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Painting

In the Cathedral at Worms, over the altar, is a very old painting, in which the Virgin is represented throwing the infant Jesus into the hopper of a mill; while from the other side he issues, changed into wafers or little morsels of bread, which the priests are administering to the people.

The name of Heliopolis, or City of the Sun, was given by the Greeks to the Egyptian City of On. It was situated a little to the north of Memphis, was one of the largest cities of Egypt during the reign of the Pharaohs, and so adorned with statues as to be esteemed one of the first sacred cities in the kingdom. The temple dedicated to Re, was a magnificent building, having in front an avenue of sphynxes, celebrated in history, and adorned with several obelisks, raised by Sethosis Rameses, B.C. 1900.

The small picture which once adorned the tabernacle of the Capuchin high altar at Seville, is interesting on account of its legend, as well as its extraordinary artistic merits. Murillo, whilst employed at the convent, had formed a friendship with a lay brother, the cook of the fraternity, who attended to his wants and waited on him with peculiar assiduity. At the conclusion of his labors, this Capuchin of the kitchen begged for some trifling memorial of his pencil. The painter was quite willing to comply, but said that he had exhausted his stock of canvas.

The tubes were floated to the places whence they were elevated to their positions on eight huge pontoons, fitted with valves and pumps to exhaust the water from them, when all was ready to float the prodigious iron beams. These pontoons or boxes were each 90 feet long, 25 feet wide, and 15 feet deep. The pontoons having been placed under one of the tubes (sections), the floating was easily effected, and the operation is thus described by the "Assistant Engineer."

Pacheco relates a remarkable effect produced by a picture from the pencil of Methodius, who resided at Constantinople about 854. He was invited to Nicopolis by Bogoris, king of the Bulgarians, to decorate a banqueting-hall in his palace. That prince left the choice of his subject to the artist, limiting him to those of a tragic or terrible character.

This Dutch painter was invited to Spain by Charles V., and accompanied that monarch on his expedition to Tunis, of which he preserved some scenes that were afterwards transferred to Brussels tapestries. He followed the court for many years, and exercised his art with honor and profit, in portrait, landscape, and sacred subjects. The palace of the Prado was adorned with a number of his works, particularly eight pictures representing the Imperial progresses in Germany, and Views of Madrid, Valladolid, Naples, and London; all of which perished in the fire of 1608.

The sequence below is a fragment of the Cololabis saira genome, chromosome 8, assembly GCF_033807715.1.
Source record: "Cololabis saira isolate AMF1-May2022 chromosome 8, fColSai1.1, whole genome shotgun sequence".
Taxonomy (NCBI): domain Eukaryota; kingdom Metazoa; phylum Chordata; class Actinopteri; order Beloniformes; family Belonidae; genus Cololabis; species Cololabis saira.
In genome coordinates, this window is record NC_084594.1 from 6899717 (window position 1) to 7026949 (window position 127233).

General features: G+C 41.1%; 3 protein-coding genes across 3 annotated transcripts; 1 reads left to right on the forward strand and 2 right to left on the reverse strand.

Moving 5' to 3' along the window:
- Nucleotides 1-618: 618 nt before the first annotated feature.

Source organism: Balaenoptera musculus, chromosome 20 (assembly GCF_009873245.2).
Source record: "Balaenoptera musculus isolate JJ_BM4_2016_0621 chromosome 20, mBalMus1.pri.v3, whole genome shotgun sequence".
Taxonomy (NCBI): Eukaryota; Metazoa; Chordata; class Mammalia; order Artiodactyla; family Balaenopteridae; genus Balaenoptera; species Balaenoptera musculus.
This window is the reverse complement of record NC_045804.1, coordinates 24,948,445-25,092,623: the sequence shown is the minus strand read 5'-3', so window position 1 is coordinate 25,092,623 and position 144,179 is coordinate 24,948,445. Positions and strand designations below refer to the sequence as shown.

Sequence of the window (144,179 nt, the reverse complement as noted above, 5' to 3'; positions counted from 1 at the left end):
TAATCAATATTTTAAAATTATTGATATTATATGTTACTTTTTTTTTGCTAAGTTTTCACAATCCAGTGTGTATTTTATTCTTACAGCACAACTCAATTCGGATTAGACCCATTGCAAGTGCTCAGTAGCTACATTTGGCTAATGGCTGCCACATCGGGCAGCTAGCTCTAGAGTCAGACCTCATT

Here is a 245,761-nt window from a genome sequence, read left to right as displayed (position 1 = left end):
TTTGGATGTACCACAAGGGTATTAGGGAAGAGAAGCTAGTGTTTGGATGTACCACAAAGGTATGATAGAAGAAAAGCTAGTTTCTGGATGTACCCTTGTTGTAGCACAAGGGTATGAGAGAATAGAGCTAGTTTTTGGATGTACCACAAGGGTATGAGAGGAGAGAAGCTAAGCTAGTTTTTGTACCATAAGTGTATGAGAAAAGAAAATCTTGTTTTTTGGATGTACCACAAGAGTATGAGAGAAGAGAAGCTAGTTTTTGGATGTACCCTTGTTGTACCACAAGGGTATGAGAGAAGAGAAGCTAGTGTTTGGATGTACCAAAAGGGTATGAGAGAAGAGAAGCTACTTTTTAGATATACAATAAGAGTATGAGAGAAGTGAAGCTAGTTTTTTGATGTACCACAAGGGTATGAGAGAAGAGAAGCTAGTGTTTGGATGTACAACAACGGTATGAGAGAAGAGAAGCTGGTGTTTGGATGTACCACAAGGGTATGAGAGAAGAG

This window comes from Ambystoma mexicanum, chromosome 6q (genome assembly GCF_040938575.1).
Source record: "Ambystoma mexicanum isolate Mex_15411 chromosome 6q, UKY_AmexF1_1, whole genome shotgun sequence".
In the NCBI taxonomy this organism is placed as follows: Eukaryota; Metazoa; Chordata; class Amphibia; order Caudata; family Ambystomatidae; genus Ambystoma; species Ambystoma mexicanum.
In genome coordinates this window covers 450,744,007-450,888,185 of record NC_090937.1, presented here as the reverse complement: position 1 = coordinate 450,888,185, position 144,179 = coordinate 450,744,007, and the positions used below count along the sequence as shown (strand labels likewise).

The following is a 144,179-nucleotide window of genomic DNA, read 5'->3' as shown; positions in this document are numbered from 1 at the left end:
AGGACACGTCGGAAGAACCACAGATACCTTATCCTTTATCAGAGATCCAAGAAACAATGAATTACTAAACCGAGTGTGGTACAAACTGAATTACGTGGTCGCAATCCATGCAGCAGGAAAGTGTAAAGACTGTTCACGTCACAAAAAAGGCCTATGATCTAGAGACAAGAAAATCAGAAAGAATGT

Her royal patrons at last married their fair artist, now arrived to a mature age, to Don Fabrizio de Moncada, a noble Sicilian, giving her a dowry of 12,000 ducats and a pension of 1,000, besides many rich presents in tapestries and jewels. The newly wedded pair retired to Palermo, where the husband died some years after. Sofonisba was then invited back to the court of Madrid, but excused herself on account of her desire to see Cremona and her kindred once more.

This distinguished French painter was born at Andely, in Normandy, in 1594. He was descended from a noble family, originally of Soissons, whose fortunes had been ruined in the disastrous civil wars in the time of Charles IX. and Henry III. His father, Jean Poussin, after serving in the army of Henry IV., settled on a small paternal inheritance at Andely, where he cultivated a taste for literature and the sciences, and instructed his son in the same.

The long and honorable race of Poussin was now nearly run. Early in the following year, 1665, he was slightly affected by palsy, and the only picture of figures that he painted afterwards was the Samaritan Woman at the Well, which he sent to M. de Chantelou, with a note, in which he says, "This is my last work; I have already one foot in the grave." Shortly afterwards he wrote the following letter to M. Felibien: "I could not answer the letter which your brother, M. le Prieur de St.

"The oldest oil painting now in existence, is believed to be one of the Madonna and infant Jesus in her arms, with an Eastern style of countenance. It is marked DCCCLXXXVI. (886). This singular and valuable painting formed part of the treasures of art in the old palace of the Florentine Republic, and was purchased by the Director Bencivenni from a broker in the street, for a few livres."

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